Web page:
This is the 5th post written as part of the #MyfriendAlexa campaign as per my theme ‘Shades of Perception’. You can read the other piece of fiction based on the same photo prompt here and the first three posts here.
For this challenge, I am using four photos as prompts to weave two flash fiction stories and one real story behind the picture. This is my second picture prompt.
I am taking my Alexa rank to the next level with Blogchatter.
On 13th Sep last year, when I took the plunge to switch my career choice from being a corporate employee to a solopreneur with this blog, I honestly hadn’t expected this journey to be one of the best experiences in my life. After moving back to Kolkata in 2016, I had decided to take a sabbatical. The purpose was to step back from the jazz of being a high-profile Banker and analyze what made me the happiest. Between being a hands-on mother to an infant and reading every single book that I could lay my hands on, I realized that I looked forward to the quiet time every night when I gave a structure to my thoughts by writing them down in my diary. This had become my coping mechanism to deal with my mother’s sudden demise and then a routine that I enjoyed the most.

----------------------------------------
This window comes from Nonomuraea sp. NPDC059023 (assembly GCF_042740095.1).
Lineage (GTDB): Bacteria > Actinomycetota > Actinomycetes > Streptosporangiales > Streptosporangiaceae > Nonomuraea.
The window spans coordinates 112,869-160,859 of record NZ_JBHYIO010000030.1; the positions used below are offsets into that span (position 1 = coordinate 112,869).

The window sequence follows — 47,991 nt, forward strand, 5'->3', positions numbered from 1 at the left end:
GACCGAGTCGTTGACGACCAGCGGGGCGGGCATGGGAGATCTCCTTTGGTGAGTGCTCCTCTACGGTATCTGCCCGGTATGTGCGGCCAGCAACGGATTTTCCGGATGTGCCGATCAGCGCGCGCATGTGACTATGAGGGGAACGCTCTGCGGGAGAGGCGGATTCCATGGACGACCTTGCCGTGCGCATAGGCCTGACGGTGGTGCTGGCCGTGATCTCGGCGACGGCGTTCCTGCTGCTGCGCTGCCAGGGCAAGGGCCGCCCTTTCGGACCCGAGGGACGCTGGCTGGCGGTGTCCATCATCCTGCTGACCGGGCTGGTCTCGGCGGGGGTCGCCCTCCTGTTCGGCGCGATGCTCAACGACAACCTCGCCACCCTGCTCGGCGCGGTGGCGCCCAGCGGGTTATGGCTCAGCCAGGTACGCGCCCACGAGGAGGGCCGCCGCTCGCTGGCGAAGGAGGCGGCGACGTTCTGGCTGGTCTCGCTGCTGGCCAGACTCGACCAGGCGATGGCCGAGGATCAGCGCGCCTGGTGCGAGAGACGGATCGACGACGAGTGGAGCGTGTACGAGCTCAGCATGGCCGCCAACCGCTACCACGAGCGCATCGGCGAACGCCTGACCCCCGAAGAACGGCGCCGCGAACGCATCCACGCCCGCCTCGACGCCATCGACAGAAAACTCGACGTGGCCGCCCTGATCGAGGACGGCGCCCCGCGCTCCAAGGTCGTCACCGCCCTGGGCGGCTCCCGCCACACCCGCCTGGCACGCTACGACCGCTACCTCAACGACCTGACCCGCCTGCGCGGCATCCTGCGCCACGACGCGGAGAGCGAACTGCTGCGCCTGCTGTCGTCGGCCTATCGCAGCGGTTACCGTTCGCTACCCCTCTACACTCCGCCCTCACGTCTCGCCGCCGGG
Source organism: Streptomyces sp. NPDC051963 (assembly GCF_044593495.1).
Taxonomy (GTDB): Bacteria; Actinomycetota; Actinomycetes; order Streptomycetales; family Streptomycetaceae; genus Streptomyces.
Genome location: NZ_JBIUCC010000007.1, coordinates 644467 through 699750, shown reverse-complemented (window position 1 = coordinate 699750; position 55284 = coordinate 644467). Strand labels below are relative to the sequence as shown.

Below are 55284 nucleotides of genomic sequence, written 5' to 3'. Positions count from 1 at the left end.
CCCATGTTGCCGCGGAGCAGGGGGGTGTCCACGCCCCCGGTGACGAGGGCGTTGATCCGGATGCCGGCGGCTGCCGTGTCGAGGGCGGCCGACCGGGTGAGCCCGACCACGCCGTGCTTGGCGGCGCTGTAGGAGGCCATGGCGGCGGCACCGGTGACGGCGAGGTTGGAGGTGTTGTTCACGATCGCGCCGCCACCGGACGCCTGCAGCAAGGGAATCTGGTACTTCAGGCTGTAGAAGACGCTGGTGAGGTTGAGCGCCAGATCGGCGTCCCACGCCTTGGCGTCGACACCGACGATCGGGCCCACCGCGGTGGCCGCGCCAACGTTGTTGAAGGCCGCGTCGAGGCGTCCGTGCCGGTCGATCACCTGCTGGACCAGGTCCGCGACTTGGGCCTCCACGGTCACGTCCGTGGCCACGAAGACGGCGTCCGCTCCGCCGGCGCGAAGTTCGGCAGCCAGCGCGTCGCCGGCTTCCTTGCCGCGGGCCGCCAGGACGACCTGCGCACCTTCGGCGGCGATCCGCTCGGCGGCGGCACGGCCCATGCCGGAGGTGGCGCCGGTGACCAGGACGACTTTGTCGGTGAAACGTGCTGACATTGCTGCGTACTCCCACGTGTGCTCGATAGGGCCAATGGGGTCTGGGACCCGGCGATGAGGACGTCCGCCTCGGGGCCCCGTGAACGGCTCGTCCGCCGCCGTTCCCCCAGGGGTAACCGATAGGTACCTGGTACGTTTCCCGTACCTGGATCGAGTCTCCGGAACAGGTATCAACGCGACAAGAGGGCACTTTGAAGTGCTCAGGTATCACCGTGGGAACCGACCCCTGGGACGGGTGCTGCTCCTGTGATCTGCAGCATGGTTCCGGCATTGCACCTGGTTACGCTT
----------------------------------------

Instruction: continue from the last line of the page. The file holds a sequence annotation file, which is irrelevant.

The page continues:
I also have an honest confession to make here. I doubt if I could have broken the mold and ventured into this new territory hadn’t I taken some time off to get used to the phase of salary credit messages not arriving every month end and rewards and recognition parties not happening every quarter. Also becoming a mother had suddenly brought about a spectrum of change in my priorities.
I really didn’t have a plan when I started out. I wrote on topics that I was fond of like food, travel, movies, and books. Either the narrative was based on my personal experiences or it was of the nature of a review. It felt great when celebrities, authors and restaurant management appreciated the efforts through a message or a re-tweet. The personal journey category came next and it is still one of my favorite corners of the blog. Just before my toddler started his preschool, I decided to write about parenting based on the current stage in my life. It took me a while to write about topics closest to my heart like normalizing breastfeeding, the taboo associated with menstruation and gender stereotyping as part of my social issues column. They were all based on my perspective and experience. My confidence got a boost when multiple articles were featured and trended on portals like Women’s web, Youth Ki Awaaz, Momspresso among others.
Until this period, I rarely read or interacted with other bloggers. I realized my approach was incorrect at different levels I participated in the Blogchatter A2Z challenge in April. It involved a lot of dialogues and suddenly I was exposed to a wonderful community of bloggers and their fabulous work. My blog had started receiving a good number of visitors as well. This was also the period when I heard of other blogging communities like Indiblogger and BlogAdda.